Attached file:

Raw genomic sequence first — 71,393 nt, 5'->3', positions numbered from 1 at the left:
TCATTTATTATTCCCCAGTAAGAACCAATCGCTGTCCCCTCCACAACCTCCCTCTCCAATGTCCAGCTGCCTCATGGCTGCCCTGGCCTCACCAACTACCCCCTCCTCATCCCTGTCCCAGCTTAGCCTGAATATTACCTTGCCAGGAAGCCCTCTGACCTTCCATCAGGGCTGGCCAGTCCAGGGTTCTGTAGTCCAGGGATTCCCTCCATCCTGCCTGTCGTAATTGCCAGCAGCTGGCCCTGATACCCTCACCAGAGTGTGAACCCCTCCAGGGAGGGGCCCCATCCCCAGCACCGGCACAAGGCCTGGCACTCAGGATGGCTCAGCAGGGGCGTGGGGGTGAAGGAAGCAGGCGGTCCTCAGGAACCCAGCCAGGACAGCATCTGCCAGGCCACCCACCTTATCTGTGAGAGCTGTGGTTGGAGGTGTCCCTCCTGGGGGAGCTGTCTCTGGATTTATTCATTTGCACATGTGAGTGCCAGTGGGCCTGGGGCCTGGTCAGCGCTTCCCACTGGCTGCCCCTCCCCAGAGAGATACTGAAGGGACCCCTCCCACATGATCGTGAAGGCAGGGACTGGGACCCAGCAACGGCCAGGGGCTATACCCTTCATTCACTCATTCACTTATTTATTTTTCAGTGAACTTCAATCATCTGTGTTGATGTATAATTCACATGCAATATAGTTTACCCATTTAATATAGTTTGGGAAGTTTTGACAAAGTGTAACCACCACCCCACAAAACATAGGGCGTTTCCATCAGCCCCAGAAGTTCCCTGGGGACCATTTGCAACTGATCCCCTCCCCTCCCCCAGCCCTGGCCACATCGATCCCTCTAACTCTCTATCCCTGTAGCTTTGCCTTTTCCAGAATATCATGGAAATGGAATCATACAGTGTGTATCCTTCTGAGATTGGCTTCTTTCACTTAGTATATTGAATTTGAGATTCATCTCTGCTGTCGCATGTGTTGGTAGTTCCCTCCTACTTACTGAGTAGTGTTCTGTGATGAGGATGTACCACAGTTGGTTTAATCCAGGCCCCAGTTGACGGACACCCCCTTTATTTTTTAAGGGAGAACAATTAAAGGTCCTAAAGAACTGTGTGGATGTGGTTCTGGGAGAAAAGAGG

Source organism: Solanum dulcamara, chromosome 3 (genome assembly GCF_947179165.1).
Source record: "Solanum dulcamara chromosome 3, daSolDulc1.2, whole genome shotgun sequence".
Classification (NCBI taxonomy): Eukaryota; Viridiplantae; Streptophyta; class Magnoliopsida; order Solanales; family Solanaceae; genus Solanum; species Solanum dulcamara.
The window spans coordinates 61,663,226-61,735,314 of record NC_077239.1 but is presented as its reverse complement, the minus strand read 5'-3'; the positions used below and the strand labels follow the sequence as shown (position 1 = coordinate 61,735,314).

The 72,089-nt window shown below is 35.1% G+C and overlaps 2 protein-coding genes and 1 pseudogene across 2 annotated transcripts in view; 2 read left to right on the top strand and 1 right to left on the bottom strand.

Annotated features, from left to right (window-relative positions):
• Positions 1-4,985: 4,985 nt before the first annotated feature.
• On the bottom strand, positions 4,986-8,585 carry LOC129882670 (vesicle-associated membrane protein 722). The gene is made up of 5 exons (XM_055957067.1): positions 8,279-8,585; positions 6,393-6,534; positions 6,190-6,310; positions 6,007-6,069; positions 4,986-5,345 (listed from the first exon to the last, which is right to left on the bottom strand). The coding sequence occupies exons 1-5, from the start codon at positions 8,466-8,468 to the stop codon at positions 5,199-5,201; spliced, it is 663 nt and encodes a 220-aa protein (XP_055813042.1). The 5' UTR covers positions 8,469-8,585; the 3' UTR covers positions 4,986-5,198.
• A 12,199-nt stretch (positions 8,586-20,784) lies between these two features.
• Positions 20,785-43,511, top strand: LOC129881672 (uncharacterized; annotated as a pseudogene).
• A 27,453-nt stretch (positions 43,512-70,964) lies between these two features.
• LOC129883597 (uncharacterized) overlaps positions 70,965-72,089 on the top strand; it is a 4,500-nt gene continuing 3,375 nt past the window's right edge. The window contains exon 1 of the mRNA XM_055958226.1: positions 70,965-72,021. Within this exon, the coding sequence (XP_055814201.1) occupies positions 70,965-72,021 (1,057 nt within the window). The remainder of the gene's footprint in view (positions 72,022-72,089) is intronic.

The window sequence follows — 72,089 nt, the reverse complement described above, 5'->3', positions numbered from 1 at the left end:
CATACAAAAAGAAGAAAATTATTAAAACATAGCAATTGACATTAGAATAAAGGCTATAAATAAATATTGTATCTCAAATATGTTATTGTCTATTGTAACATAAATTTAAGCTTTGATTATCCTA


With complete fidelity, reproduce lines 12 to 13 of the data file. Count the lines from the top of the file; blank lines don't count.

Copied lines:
• Positions 20,785-43,511, top strand: LOC129881672 (uncharacterized; annotated as a pseudogene).
• A 27,453-nt stretch (positions 43,512-70,964) lies between these two features.